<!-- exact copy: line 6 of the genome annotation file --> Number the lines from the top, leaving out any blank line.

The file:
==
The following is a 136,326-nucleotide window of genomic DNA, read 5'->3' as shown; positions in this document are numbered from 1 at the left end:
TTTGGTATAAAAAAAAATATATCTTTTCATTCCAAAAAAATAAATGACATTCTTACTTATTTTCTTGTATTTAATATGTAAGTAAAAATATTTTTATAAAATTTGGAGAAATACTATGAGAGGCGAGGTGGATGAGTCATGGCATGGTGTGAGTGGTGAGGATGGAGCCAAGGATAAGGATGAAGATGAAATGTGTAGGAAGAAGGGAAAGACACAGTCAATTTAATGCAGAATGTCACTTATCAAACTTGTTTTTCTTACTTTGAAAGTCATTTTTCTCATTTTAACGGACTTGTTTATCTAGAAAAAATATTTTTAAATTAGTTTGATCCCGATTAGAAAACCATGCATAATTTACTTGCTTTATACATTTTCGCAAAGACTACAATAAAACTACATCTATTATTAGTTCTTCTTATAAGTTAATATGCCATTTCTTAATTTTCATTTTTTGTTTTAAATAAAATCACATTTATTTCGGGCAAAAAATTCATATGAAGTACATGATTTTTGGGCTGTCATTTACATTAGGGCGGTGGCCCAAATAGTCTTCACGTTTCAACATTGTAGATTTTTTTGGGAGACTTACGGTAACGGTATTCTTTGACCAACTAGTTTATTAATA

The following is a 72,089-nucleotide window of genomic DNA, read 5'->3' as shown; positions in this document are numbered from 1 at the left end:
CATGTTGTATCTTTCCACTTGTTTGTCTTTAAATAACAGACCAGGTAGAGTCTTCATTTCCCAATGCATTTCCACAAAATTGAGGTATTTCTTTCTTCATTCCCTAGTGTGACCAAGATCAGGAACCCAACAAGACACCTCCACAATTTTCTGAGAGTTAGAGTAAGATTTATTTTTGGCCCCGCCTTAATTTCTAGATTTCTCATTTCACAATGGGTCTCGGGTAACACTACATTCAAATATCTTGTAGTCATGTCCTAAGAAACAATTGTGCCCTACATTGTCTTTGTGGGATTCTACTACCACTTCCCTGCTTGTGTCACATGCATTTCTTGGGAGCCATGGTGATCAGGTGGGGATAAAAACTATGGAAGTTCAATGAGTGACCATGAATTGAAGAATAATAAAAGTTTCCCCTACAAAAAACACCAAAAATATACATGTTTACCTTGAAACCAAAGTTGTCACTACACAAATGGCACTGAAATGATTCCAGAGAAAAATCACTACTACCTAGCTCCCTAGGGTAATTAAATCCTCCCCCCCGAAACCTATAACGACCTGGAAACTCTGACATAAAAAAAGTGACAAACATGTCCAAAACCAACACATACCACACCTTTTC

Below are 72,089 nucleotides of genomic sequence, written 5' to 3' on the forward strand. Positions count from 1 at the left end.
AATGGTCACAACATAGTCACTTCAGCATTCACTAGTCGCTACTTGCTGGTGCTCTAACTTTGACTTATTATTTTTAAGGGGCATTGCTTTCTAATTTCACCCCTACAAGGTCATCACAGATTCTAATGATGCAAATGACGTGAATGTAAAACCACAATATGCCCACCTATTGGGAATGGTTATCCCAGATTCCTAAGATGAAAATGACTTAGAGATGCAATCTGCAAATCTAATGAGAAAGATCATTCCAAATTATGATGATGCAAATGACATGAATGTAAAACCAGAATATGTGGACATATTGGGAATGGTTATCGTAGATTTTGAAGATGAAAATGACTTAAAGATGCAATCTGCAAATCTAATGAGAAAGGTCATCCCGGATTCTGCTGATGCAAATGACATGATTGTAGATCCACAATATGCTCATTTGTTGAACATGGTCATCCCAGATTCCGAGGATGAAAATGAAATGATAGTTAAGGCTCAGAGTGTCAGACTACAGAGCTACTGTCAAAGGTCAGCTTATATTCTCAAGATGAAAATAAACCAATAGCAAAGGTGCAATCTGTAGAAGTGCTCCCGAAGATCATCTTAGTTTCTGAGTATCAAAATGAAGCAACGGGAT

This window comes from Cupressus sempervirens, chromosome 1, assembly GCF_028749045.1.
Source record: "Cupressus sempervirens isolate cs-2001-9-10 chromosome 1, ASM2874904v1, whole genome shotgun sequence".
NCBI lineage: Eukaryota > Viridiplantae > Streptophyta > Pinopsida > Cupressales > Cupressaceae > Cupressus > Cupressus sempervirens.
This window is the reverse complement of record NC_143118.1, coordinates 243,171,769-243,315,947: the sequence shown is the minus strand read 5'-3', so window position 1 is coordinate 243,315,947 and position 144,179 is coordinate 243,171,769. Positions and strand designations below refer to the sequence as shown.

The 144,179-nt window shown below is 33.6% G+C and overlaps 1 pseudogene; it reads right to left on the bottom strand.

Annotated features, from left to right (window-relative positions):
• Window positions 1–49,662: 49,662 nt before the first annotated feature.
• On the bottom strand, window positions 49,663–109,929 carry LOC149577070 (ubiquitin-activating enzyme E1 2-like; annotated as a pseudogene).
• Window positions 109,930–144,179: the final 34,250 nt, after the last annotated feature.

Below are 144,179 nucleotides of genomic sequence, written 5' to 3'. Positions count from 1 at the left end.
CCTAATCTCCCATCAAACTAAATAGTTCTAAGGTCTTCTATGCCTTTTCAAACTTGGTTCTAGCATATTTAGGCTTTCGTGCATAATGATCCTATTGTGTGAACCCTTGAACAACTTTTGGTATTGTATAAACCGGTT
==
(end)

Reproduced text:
AATGGTCACAACATAGTCACTTCAGCATTCACTAGTCGCTACTTGCTGGTGCTCTAACTTTGACTTATTATTTTTAAGGGGCATTGCTTTCTAATTTCACCCCTACAAGGTCATCACAGATTCTAATGATGCAAATGACGTGAATGTAAAACCACAATATGCCCACCTATTGGGAATGGTTATCCCAGATTCCTAAGATGAAAATGACTTAGAGATGCAATCTGCAAATCTAATGAGAAAGATCATTCCAAATTATGATGATGCAAATGACATGAATGTAAAACCAGAATATGTGGACATATTGGGAATGGTTATCGTAGATTTTGAAGATGAAAATGACTTAAAGATGCAATCTGCAAATCTAATGAGAAAGGTCATCCCGGATTCTGCTGATGCAAATGACATGATTGTAGATCCACAATATGCTCATTTGTTGAACATGGTCATCCCAGATTCCGAGGATGAAAATGAAATGATAGTTAAGGCTCAGAGTGTCAGACTACAGAGCTACTGTCAAAGGTCAGCTTATATTCTCAAGATGAAAATAAACCAATAGCAAAGGTGCAATCTGTAGAAGTGCTCCCGAAGATCATCTTAGTTTCTGAGTATCAAAATGAAGCAACGGGAT